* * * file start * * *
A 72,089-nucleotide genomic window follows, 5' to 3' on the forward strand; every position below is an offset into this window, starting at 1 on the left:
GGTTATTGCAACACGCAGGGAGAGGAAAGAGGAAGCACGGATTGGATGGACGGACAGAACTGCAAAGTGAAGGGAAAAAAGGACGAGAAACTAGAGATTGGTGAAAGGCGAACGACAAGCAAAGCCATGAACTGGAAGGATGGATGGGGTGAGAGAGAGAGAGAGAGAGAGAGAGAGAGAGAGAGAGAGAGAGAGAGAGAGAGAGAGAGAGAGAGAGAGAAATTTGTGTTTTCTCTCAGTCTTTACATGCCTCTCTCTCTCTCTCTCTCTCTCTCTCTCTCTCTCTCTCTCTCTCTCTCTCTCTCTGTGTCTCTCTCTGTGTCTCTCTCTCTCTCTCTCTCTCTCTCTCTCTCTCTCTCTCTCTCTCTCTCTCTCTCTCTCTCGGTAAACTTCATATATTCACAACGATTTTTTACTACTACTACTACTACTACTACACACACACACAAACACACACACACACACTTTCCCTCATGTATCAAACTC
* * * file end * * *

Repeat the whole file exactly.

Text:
A 72,089-nucleotide genomic window follows, 5' to 3' on the forward strand; every position below is an offset into this window, starting at 1 on the left:
GGTTATTGCAACACGCAGGGAGAGGAAAGAGGAAGCACGGATTGGATGGACGGACAGAACTGCAAAGTGAAGGGAAAAAAGGACGAGAAACTAGAGATTGGTGAAAGGCGAACGACAAGCAAAGCCATGAACTGGAAGGATGGATGGGGTGAGAGAGAGAGAGAGAGAGAGAGAGAGAGAGAGAGAGAGAGAGAGAGAGAGAGAGAGAGAGAGAGAGAGAAATTTGTGTTTTCTCTCAGTCTTTACATGCCTCTCTCTCTCTCTCTCTCTCTCTCTCTCTCTCTCTCTCTCTCTCTCTCTCTCTCTGTGTCTCTCTCTGTGTCTCTCTCTCTCTCTCTCTCTCTCTCTCTCTCTCTCTCTCTCTCTCTCTCTCTCTCTCTCTCGGTAAACTTCATATATTCACAACGATTTTTTACTACTACTACTACTACTACTACACACACACACAAACACACACACACACACTTTCCCTCATGTATCAAACTC